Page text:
There of course were those whites who despised the Jim Crow way of life and would stand up to their racist associates. Such is the case in The Help. Sketter, an Ole Miss graduate who is not considered to be attractive comes back home after graduation and finds a job at the Jackson Journal giving cleaning advise to white female aristocracy. Because she was raised by the family’s black maid, she knows nothing about cleaning. While away at college, she is told that their black maid quit to go live with her daughter in Chicago, so she reaches out to a friend’s maid to solicit answers for her cleaning advice column. The maid played by Viola Davis has no choice in the matter and takes on this chore along with caring for a little girl whose mother never touches the child, cooking, washing the clothes, as well as cleaning the entire house.

      While getting the advice from the maid, Sketter decides to write a book about the help, especially after finding out that the maid (played by Cicely Tyson) she loved and adorned was fired. Sketter finds that the maids are reluctant to talking to her, however, after Medger Evers is murdered for registering blacks to vote and a maid is arrested and imprisoned, the maids change their mind.

      The story briefly touches on how these under paid women are cheated out of their social security contribution by employers who build separate bathrooms outside the home for the women to use. Showing that the scars of slavery run deep, it also touches on the domestic violence experienced by these women from their under paid over worked husbands who are treated less than human as well.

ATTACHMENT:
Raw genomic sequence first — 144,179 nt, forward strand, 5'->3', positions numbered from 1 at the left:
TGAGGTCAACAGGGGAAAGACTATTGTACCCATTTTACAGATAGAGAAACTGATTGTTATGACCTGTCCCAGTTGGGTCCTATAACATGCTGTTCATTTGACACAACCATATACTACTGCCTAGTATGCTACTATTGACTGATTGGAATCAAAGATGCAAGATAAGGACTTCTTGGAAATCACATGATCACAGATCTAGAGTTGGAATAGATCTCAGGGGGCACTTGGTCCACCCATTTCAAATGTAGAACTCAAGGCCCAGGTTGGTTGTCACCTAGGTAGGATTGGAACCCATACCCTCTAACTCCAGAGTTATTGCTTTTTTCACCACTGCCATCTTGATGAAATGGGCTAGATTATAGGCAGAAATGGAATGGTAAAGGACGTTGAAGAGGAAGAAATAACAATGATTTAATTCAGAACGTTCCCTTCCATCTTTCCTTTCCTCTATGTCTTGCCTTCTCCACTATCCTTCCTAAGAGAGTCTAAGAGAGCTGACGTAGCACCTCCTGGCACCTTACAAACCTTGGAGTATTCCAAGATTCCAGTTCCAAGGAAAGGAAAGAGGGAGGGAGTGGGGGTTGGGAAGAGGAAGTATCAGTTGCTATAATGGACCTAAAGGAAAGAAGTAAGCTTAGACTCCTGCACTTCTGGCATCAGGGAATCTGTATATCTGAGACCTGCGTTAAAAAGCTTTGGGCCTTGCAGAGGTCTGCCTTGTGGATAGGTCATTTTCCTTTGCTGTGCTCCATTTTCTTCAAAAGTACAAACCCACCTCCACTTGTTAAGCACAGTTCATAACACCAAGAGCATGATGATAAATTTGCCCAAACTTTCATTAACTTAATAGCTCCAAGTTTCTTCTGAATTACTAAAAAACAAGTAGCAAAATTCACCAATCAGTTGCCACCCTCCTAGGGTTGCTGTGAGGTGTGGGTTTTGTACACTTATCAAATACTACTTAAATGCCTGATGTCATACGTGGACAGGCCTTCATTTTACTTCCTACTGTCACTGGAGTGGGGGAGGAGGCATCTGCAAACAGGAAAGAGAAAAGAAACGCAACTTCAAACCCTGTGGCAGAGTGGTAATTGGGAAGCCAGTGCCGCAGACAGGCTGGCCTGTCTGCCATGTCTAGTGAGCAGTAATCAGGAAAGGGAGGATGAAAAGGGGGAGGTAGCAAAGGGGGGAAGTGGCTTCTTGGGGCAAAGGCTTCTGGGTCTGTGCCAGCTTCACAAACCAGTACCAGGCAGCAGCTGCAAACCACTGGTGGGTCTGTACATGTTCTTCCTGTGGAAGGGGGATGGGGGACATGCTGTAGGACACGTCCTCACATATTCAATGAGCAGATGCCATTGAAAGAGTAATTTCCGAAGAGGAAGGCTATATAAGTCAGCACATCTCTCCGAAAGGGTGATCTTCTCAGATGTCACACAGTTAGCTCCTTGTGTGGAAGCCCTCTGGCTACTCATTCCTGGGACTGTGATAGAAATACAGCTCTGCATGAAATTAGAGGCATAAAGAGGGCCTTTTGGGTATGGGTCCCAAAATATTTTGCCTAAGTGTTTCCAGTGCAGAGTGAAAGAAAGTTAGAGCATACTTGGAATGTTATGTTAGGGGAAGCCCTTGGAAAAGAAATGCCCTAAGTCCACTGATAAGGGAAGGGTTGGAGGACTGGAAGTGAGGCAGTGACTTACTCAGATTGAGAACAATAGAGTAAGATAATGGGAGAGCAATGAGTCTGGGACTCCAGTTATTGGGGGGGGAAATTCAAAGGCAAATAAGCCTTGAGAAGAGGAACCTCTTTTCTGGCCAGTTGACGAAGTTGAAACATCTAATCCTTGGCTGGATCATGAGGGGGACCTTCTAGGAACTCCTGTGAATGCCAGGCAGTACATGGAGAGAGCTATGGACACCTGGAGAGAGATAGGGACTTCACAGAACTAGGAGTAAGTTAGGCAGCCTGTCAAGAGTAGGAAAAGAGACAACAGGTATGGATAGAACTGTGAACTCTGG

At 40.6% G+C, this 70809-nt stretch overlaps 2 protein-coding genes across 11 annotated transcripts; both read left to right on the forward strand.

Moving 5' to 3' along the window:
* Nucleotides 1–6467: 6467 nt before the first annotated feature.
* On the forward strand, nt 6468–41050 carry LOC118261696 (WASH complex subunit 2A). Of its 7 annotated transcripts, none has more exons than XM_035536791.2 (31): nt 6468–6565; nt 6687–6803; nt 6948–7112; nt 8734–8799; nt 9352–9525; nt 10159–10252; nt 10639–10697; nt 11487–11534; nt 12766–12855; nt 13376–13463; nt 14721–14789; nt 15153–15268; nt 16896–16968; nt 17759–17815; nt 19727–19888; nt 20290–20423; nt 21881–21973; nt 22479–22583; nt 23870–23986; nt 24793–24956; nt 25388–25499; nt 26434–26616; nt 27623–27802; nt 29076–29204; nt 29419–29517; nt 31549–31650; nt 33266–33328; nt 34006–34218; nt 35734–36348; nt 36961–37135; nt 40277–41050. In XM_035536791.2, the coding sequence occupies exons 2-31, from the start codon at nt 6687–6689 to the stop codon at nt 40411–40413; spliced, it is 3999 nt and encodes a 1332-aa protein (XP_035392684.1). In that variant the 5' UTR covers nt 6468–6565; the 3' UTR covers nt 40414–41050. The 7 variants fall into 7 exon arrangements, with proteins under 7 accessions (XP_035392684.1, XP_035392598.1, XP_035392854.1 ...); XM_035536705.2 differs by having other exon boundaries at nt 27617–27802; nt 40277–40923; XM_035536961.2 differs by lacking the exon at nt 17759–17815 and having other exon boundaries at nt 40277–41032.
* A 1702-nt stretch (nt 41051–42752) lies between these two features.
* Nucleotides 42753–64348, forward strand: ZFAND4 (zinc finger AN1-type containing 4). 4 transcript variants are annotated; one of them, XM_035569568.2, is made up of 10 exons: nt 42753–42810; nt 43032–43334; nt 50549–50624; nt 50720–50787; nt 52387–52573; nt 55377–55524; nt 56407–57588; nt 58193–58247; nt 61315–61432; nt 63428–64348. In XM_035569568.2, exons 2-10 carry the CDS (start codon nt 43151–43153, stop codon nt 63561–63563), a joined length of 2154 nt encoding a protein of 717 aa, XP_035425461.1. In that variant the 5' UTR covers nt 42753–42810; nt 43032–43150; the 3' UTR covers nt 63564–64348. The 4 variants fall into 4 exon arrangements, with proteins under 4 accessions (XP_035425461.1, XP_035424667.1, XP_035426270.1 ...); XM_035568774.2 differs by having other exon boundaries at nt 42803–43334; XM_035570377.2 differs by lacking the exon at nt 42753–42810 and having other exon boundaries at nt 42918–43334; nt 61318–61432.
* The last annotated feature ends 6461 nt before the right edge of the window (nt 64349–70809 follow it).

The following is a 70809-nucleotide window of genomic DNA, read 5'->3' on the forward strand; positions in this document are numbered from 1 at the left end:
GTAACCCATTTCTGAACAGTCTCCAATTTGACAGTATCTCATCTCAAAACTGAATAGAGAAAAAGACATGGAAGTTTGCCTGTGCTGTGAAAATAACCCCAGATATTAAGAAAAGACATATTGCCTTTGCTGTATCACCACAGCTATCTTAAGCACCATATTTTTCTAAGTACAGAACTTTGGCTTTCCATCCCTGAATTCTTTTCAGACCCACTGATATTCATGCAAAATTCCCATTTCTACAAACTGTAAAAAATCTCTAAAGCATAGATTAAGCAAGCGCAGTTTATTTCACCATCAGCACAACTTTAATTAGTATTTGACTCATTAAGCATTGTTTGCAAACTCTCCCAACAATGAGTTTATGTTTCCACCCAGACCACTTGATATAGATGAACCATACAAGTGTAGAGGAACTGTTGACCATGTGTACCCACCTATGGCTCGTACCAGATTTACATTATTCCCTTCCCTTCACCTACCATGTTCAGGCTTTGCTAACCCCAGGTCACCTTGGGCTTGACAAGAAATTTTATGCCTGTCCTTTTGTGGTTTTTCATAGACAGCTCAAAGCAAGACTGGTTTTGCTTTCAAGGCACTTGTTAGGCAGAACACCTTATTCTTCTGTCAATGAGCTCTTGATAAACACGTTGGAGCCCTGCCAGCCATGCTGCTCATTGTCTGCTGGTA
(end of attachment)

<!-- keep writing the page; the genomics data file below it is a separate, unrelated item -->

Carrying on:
What it doesn’t show is the domestic violence the children experience from the mothers who of course come from a long line of domestic workers dating back to slavery.

      Unlike The Secret Of Bees, the acting is superb. Nothing against Queen Latifah and Alicia Keyes, but these women were not able capture the era, thus rendering their performance dead on arrival. Perhaps they did such a poor job because they had nothing to tap into.

      Oscar nominated Viola Davis who turns 46 today (August 11, 2011) was born on her grandmother’s farm in St. Matthews, South Carolina. Although the two time Tony and Drama Desk award winner grew up in Rhode Island, it appears she was able to tap into her southern roots for this role.

      Considered as one of the best actors whether it be stage or screen, Ms. Davis carried this film on her shoulders and delivered. I can see not only another Oscar nomination, but I can envision Ms. Davis carrying the coveted statute home this time.

      The film is educational as well as entertaining. You will have tears in your eyes, but there are plenty of laughs as well, as the film shows how these hard working women survived the inhuman treatment by their employers whose ignoramus mentality resembles that on Michelle Bachman and Sarah Palin.